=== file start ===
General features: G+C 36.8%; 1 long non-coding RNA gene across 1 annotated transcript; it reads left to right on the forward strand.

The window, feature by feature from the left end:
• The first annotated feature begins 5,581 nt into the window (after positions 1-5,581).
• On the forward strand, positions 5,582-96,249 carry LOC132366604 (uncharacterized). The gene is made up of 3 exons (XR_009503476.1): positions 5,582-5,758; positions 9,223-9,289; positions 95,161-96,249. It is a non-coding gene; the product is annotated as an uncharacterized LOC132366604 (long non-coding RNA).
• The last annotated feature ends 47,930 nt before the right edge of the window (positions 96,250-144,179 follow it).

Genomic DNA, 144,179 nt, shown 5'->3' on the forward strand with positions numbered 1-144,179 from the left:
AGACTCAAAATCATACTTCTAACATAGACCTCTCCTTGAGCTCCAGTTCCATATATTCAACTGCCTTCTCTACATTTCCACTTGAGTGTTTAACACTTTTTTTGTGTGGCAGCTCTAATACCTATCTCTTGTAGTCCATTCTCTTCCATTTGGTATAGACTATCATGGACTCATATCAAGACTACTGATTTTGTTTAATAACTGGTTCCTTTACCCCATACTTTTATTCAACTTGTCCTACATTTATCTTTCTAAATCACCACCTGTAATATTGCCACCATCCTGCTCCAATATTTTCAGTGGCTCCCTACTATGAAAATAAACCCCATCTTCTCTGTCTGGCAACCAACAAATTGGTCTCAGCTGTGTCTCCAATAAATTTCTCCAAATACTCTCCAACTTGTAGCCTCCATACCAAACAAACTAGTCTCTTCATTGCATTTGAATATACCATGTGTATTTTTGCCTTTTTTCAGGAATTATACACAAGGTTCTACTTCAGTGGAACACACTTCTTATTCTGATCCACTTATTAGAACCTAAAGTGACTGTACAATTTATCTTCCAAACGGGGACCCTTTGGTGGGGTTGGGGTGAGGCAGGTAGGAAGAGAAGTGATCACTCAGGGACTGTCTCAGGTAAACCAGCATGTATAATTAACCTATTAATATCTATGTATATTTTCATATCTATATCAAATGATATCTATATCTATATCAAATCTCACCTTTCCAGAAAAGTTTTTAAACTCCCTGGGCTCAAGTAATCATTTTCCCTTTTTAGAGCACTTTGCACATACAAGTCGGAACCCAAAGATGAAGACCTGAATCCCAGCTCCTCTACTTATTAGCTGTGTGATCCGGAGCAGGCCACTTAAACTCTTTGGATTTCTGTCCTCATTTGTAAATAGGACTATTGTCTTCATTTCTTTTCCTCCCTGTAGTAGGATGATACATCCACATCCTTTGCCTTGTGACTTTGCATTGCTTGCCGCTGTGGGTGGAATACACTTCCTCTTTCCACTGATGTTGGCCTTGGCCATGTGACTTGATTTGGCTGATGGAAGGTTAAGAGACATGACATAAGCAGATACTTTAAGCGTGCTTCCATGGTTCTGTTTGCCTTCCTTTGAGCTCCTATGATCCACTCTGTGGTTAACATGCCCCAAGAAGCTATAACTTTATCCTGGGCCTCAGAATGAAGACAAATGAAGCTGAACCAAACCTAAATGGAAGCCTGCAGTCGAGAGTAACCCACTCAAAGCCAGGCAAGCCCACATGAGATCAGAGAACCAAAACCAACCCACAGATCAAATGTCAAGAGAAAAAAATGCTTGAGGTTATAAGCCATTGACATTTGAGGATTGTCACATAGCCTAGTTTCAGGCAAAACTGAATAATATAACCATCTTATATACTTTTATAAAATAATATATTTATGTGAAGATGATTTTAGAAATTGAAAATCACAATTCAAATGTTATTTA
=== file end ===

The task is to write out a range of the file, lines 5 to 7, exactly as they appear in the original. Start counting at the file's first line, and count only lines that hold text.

• The last annotated feature ends 47,930 nt before the right edge of the window (positions 96,250-144,179 follow it).

Genomic DNA, 144,179 nt, shown 5'->3' on the forward strand with positions numbered 1-144,179 from the left:
AGACTCAAAATCATACTTCTAACATAGACCTCTCCTTGAGCTCCAGTTCCATATATTCAACTGCCTTCTCTACATTTCCACTTGAGTGTTTAACACTTTTTTTGTGTGGCAGCTCTAATACCTATCTCTTGTAGTCCATTCTCTTCCATTTGGTATAGACTATCATGGACTCATATCAAGACTACTGATTTTGTTTAATAACTGGTTCCTTTACCCCATACTTTTATTCAACTTGTCCTACATTTATCTTTCTAAATCACCACCTGTAATATTGCCACCATCCTGCTCCAATATTTTCAGTGGCTCCCTACTATGAAAATAAACCCCATCTTCTCTGTCTGGCAACCAACAAATTGGTCTCAGCTGTGTCTCCAATAAATTTCTCCAAATACTCTCCAACTTGTAGCCTCCATACCAAACAAACTAGTCTCTTCATTGCATTTGAATATACCATGTGTATTTTTGCCTTTTTTCAGGAATTATACACAAGGTTCTACTTCAGTGGAACACACTTCTTATTCTGATCCACTTATTAGAACCTAAAGTGACTGTACAATTTATCTTCCAAACGGGGACCCTTTGGTGGGGTTGGGGTGAGGCAGGTAGGAAGAGAAGTGATCACTCAGGGACTGTCTCAGGTAAACCAGCATGTATAATTAACCTATTAATATCTATGTATATTTTCATATCTATATCAAATGATATCTATATCTATATCAAATCTCACCTTTCCAGAAAAGTTTTTAAACTCCCTGGGCTCAAGTAATCATTTTCCCTTTTTAGAGCACTTTGCACATACAAGTCGGAACCCAAAGATGAAGACCTGAATCCCAGCTCCTCTACTTATTAGCTGTGTGATCCGGAGCAGGCCACTTAAACTCTTTGGATTTCTGTCCTCATTTGTAAATAGGACTATTGTCTTCATTTCTTTTCCTCCCTGTAGTAGGATGATACATCCACATCCTTTGCCTTGTGACTTTGCATTGCTTGCCGCTGTGGGTGGAATACACTTCCTCTTTCCACTGATGTTGGCCTTGGCCATGTGACTTGATTTGGCTGATGGAAGGTTAAGAGACATGACATAAGCAGATACTTTAAGCGTGCTTCCATGGTTCTGTTTGCCTTCCTTTGAGCTCCTATGATCCACTCTGTGGTTAACATGCCCCAAGAAGCTATAACTTTATCCTGGGCCTCAGAATGAAGACAAATGAAGCTGAACCAAACCTAAATGGAAGCCTGCAGTCGAGAGTAACCCACTCAAAGCCAGGCAAGCCCACATGAGATCAGAGAACCAAAACCAACCCACAGATCAAATGTCAAGAGAAAAAAATGCTTGAGGTTATAAGCCATTGACATTTGAGGATTGTCACATAGCCTAGTTTCAGGCAAAACTGAATAATATAACCATCTTATATACTTTTATAAAATAATATATTTATGTGAAGATGATTTTAGAAATTGAAAATCACAATTCAAATGTTATTTA